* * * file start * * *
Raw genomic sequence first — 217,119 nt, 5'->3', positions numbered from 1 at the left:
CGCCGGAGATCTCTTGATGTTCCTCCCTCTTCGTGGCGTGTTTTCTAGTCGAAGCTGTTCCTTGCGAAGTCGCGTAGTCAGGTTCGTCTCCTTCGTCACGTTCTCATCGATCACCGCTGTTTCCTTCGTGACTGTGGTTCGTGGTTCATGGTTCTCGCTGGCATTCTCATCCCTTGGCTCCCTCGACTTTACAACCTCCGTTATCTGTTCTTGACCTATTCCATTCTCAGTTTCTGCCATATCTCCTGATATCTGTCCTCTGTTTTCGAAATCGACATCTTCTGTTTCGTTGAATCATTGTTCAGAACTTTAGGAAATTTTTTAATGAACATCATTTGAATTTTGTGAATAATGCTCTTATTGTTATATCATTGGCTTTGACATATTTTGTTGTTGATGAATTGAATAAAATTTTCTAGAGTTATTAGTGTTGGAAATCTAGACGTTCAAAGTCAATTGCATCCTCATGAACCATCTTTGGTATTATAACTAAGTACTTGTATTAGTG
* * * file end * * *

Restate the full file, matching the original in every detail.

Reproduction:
Raw genomic sequence first — 217,119 nt, 5'->3', positions numbered from 1 at the left:
CGCCGGAGATCTCTTGATGTTCCTCCCTCTTCGTGGCGTGTTTTCTAGTCGAAGCTGTTCCTTGCGAAGTCGCGTAGTCAGGTTCGTCTCCTTCGTCACGTTCTCATCGATCACCGCTGTTTCCTTCGTGACTGTGGTTCGTGGTTCATGGTTCTCGCTGGCATTCTCATCCCTTGGCTCCCTCGACTTTACAACCTCCGTTATCTGTTCTTGACCTATTCCATTCTCAGTTTCTGCCATATCTCCTGATATCTGTCCTCTGTTTTCGAAATCGACATCTTCTGTTTCGTTGAATCATTGTTCAGAACTTTAGGAAATTTTTTAATGAACATCATTTGAATTTTGTGAATAATGCTCTTATTGTTATATCATTGGCTTTGACATATTTTGTTGTTGATGAATTGAATAAAATTTTCTAGAGTTATTAGTGTTGGAAATCTAGACGTTCAAAGTCAATTGCATCCTCATGAACCATCTTTGGTATTATAACTAAGTACTTGTATTAGTG